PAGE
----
"The Degree of Civilization in a Society Can Be Judged By Entering Its Prisons," Fyodor Dostoevsky, 1821-1881
Here's the first few paragraphs of the summary of the Supreme Court's, 5-4, Brown v. Plata (formerly Schwarzenegger v. Plata) opinion affirming the 3-district judge prison overcrowding release order from the Scotus Blog, 5/23/11:
With starkly different visions of what the decision would bring about, a deeply divided Supreme Court ruled on Monday that California may have to start turning loose many state prison inmates to relieve serious overcrowding that leads to health woes, deaths from neglect, suicides, and violent uprisings. As the five-Justice majority saw it, the release order is flexible, and may not actually mean a flood of releases. But as the four dissenters complained, it would lead to a “staggering number” of releases of hardened criminals in a “gamble” with the safety of all Californians.
Which vision proves to be true over the next two years, and beyond, depends upon what state officials do from here on: how they select the inmates to let go, what arrangements they can make to send prisoners to other states or to county jails, how they can reduce the influx of new prisoners into California’s 33 prisons, whether they can get money from the legislature for hiring more doctors and staff, and whether new construction can be carried out. The majority stressed how much flexibility it was leaving with the state’s officials, but the dissenters saw only chaos in trying to implement a “deliberately ambiguous set of suggestions” on how the release order could be pared down.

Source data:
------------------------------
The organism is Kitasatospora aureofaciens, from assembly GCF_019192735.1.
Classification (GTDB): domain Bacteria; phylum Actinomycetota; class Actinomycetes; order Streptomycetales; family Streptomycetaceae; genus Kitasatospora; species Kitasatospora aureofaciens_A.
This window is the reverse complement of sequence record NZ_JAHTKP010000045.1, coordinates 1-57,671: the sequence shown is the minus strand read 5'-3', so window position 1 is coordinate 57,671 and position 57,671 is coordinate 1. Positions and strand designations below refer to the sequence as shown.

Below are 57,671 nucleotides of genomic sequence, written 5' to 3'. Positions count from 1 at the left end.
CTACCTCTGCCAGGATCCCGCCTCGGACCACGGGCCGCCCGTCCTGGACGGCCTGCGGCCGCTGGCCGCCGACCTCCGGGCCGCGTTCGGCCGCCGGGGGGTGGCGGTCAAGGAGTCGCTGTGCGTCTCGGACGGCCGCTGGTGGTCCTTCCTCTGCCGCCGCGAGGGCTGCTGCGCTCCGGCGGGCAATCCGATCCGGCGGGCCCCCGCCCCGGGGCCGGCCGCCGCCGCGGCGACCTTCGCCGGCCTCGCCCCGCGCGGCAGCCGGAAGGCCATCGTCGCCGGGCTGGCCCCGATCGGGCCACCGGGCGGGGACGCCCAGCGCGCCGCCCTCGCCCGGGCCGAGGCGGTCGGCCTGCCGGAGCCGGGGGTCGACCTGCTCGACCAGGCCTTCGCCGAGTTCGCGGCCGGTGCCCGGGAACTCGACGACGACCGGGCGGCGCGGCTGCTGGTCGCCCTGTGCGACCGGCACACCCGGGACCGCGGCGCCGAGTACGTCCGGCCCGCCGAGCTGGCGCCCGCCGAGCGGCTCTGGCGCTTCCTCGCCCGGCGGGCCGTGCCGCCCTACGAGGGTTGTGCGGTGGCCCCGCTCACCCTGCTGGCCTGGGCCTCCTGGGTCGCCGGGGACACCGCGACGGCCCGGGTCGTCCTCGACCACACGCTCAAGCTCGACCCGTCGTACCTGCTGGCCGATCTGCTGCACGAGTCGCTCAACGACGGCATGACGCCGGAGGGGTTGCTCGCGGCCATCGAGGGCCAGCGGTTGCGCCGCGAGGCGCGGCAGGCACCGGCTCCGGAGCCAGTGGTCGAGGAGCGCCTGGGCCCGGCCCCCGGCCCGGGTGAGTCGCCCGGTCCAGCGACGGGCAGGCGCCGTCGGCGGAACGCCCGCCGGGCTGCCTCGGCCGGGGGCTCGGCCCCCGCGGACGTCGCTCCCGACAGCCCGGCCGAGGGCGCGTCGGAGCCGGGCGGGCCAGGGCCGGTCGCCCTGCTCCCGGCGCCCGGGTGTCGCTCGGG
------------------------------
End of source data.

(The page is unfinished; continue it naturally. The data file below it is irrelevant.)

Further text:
What is directly at issue in the decision, and is to be implemented beginning with this decision’s announcement, is a three-judge District Court’s January 2010 order requiring the state to reduce prison population statewide to 167 percent of capacity within six months, to 155 percent within 12 months, to 147 percent within 18 months, and to 137.5 percent within two years. The prison population state wide is now about 143, 400 inmates. The order has been on hold until the Supreme Court ruled.
At the time the District Court issued its order, this release requirement meant that, at the greatest level, somewhere around 46,000 inmates would have to go free to meet the two-year goal. That figure has dropped somewhat, and current estimates are that perhaps 37,000 will have to be released, unless state officials come up with alternatives to outright release.
More summaries and articles on today's decision: